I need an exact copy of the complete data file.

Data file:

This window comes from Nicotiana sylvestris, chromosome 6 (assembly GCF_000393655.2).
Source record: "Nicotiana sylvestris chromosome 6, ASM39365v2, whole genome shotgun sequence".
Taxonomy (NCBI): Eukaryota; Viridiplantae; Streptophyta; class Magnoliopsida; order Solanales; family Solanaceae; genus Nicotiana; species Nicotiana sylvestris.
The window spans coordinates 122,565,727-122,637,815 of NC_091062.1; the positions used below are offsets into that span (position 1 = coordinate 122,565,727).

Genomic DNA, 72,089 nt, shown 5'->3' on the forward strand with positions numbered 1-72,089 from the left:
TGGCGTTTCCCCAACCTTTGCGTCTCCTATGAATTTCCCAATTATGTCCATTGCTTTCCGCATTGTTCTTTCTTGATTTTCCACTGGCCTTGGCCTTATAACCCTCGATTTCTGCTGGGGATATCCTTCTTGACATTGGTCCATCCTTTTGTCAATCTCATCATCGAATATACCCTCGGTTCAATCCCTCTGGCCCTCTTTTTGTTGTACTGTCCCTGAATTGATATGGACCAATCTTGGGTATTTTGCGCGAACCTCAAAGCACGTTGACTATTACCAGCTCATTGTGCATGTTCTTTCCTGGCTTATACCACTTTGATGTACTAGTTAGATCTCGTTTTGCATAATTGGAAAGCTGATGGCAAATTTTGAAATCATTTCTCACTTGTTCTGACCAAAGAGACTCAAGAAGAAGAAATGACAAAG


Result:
This window comes from Nicotiana sylvestris, chromosome 6 (assembly GCF_000393655.2).
Source record: "Nicotiana sylvestris chromosome 6, ASM39365v2, whole genome shotgun sequence".
Taxonomy (NCBI): Eukaryota; Viridiplantae; Streptophyta; class Magnoliopsida; order Solanales; family Solanaceae; genus Nicotiana; species Nicotiana sylvestris.
The window spans coordinates 122,565,727-122,637,815 of NC_091062.1; the positions used below are offsets into that span (position 1 = coordinate 122,565,727).

Genomic DNA, 72,089 nt, shown 5'->3' on the forward strand with positions numbered 1-72,089 from the left:
TGGCGTTTCCCCAACCTTTGCGTCTCCTATGAATTTCCCAATTATGTCCATTGCTTTCCGCATTGTTCTTTCTTGATTTTCCACTGGCCTTGGCCTTATAACCCTCGATTTCTGCTGGGGATATCCTTCTTGACATTGGTCCATCCTTTTGTCAATCTCATCATCGAATATACCCTCGGTTCAATCCCTCTGGCCCTCTTTTTGTTGTACTGTCCCTGAATTGATATGGACCAATCTTGGGTATTTTGCGCGAACCTCAAAGCACGTTGACTATTACCAGCTCATTGTGCATGTTCTTTCCTGGCTTATACCACTTTGATGTACTAGTTAGATCTCGTTTTGCATAATTGGAAAGCTGATGGCAAATTTTGAAATCATTTCTCACTTGTTCTGACCAAAGAGACTCAAGAAGAAGAAATGACAAAG